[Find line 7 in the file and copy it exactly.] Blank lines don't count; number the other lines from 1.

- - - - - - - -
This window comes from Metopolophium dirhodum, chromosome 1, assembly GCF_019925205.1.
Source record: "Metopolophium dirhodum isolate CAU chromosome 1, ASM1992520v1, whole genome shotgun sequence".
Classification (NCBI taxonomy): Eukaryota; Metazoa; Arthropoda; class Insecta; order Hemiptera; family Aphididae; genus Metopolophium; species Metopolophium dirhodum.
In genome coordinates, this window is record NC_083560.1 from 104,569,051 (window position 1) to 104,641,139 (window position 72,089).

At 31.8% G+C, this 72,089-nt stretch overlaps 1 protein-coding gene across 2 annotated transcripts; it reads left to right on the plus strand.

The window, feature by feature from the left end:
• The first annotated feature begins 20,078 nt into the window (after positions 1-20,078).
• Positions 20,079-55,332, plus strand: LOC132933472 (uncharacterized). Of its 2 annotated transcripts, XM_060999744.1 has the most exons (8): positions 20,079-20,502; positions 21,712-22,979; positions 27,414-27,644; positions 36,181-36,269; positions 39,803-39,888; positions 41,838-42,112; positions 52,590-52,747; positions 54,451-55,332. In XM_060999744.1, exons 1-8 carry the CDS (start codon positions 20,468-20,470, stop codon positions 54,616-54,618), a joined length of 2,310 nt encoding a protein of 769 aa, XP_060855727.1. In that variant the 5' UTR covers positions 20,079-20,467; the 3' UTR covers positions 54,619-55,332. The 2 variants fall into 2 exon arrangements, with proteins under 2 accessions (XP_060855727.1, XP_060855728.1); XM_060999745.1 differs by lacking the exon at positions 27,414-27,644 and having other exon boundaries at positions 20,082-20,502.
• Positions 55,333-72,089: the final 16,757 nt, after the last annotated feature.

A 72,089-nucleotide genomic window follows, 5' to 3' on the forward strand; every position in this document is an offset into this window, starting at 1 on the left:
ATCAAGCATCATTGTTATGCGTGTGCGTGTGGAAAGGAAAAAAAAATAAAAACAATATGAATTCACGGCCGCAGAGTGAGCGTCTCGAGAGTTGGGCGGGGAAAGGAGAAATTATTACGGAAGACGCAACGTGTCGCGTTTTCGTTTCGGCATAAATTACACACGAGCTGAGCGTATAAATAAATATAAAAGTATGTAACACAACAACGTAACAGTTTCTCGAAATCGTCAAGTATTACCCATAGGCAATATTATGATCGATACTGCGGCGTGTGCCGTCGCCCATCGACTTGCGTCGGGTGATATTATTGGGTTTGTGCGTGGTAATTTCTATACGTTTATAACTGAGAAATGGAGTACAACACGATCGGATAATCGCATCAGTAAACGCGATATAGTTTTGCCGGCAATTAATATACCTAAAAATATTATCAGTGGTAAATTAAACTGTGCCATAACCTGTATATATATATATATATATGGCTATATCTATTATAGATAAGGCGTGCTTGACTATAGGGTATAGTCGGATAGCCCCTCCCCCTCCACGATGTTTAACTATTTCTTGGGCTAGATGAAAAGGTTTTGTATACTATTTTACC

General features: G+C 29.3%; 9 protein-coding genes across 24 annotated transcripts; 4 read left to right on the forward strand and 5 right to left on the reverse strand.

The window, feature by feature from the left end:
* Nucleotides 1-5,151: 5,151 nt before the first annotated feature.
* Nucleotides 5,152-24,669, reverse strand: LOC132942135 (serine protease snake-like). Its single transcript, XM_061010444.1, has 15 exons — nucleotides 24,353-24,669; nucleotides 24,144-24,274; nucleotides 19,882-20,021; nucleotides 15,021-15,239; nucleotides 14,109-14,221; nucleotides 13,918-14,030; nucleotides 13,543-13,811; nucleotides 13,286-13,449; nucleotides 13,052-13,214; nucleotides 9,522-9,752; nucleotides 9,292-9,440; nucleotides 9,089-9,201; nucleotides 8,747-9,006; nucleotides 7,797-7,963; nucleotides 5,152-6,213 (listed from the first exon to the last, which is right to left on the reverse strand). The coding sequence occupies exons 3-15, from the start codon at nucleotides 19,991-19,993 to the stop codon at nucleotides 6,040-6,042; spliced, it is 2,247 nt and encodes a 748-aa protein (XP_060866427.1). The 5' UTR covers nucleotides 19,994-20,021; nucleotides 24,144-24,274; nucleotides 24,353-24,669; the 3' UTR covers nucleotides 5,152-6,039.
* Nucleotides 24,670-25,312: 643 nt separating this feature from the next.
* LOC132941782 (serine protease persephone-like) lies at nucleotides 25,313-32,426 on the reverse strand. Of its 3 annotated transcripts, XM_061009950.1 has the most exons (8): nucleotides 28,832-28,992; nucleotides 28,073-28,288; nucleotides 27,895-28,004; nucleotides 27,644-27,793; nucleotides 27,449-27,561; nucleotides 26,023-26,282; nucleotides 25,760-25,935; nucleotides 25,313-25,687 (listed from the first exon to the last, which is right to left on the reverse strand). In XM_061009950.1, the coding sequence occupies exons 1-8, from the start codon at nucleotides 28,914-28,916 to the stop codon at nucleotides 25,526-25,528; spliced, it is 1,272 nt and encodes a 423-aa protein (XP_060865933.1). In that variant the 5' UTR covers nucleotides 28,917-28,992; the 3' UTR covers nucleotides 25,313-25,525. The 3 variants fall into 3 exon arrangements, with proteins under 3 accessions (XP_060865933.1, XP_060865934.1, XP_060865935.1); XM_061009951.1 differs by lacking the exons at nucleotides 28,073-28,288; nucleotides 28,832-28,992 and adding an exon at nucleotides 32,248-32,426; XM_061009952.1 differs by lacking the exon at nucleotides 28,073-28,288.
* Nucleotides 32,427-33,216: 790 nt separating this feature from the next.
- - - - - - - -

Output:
• The first annotated feature begins 20,078 nt into the window (after positions 1-20,078).